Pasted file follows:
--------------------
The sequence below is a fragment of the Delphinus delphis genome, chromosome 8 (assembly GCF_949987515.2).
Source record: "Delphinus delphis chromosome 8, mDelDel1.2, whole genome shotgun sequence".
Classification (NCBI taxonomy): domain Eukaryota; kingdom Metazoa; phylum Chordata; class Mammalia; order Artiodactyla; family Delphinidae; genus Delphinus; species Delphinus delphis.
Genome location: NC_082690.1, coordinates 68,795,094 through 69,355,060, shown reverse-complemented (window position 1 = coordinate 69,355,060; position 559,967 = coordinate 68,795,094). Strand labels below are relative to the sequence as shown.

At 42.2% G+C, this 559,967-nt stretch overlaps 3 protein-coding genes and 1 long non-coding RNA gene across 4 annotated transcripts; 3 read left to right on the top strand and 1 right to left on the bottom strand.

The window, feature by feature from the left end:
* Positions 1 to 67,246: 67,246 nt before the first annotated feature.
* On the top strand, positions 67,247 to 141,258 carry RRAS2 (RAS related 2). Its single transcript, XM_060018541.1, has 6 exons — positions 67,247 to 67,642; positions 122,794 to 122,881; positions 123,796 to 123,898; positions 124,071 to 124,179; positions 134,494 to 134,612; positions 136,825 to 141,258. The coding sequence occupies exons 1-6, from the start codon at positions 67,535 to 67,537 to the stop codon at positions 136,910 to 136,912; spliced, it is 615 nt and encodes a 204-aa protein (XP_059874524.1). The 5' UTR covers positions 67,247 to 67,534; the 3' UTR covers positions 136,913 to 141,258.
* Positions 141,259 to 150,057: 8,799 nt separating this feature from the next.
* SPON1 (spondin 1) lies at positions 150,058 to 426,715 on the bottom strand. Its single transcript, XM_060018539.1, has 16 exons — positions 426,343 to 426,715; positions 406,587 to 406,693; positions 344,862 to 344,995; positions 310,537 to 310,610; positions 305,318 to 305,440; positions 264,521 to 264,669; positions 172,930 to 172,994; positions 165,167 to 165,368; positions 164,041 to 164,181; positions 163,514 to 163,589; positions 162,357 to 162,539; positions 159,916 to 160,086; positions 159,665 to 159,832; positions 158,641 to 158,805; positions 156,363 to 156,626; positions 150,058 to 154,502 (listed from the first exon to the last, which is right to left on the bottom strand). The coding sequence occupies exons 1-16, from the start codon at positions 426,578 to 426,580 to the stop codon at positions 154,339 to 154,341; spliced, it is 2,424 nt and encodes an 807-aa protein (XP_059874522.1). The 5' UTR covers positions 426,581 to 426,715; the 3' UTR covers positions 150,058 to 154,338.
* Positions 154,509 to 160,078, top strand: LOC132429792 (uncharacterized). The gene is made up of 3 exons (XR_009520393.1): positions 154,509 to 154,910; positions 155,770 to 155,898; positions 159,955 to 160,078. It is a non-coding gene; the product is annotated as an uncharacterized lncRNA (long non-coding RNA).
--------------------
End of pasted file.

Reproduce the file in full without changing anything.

The sequence below is a fragment of the Delphinus delphis genome, chromosome 8 (assembly GCF_949987515.2).
Source record: "Delphinus delphis chromosome 8, mDelDel1.2, whole genome shotgun sequence".
Classification (NCBI taxonomy): domain Eukaryota; kingdom Metazoa; phylum Chordata; class Mammalia; order Artiodactyla; family Delphinidae; genus Delphinus; species Delphinus delphis.
Genome location: NC_082690.1, coordinates 68,795,094 through 69,355,060, shown reverse-complemented (window position 1 = coordinate 69,355,060; position 559,967 = coordinate 68,795,094). Strand labels below are relative to the sequence as shown.

At 42.2% G+C, this 559,967-nt stretch overlaps 3 protein-coding genes and 1 long non-coding RNA gene across 4 annotated transcripts; 3 read left to right on the top strand and 1 right to left on the bottom strand.

The window, feature by feature from the left end:
* Positions 1 to 67,246: 67,246 nt before the first annotated feature.
* On the top strand, positions 67,247 to 141,258 carry RRAS2 (RAS related 2). Its single transcript, XM_060018541.1, has 6 exons — positions 67,247 to 67,642; positions 122,794 to 122,881; positions 123,796 to 123,898; positions 124,071 to 124,179; positions 134,494 to 134,612; positions 136,825 to 141,258. The coding sequence occupies exons 1-6, from the start codon at positions 67,535 to 67,537 to the stop codon at positions 136,910 to 136,912; spliced, it is 615 nt and encodes a 204-aa protein (XP_059874524.1). The 5' UTR covers positions 67,247 to 67,534; the 3' UTR covers positions 136,913 to 141,258.
* Positions 141,259 to 150,057: 8,799 nt separating this feature from the next.
* SPON1 (spondin 1) lies at positions 150,058 to 426,715 on the bottom strand. Its single transcript, XM_060018539.1, has 16 exons — positions 426,343 to 426,715; positions 406,587 to 406,693; positions 344,862 to 344,995; positions 310,537 to 310,610; positions 305,318 to 305,440; positions 264,521 to 264,669; positions 172,930 to 172,994; positions 165,167 to 165,368; positions 164,041 to 164,181; positions 163,514 to 163,589; positions 162,357 to 162,539; positions 159,916 to 160,086; positions 159,665 to 159,832; positions 158,641 to 158,805; positions 156,363 to 156,626; positions 150,058 to 154,502 (listed from the first exon to the last, which is right to left on the bottom strand). The coding sequence occupies exons 1-16, from the start codon at positions 426,578 to 426,580 to the stop codon at positions 154,339 to 154,341; spliced, it is 2,424 nt and encodes an 807-aa protein (XP_059874522.1). The 5' UTR covers positions 426,581 to 426,715; the 3' UTR covers positions 150,058 to 154,338.
* Positions 154,509 to 160,078, top strand: LOC132429792 (uncharacterized). The gene is made up of 3 exons (XR_009520393.1): positions 154,509 to 154,910; positions 155,770 to 155,898; positions 159,955 to 160,078. It is a non-coding gene; the product is annotated as an uncharacterized lncRNA (long non-coding RNA).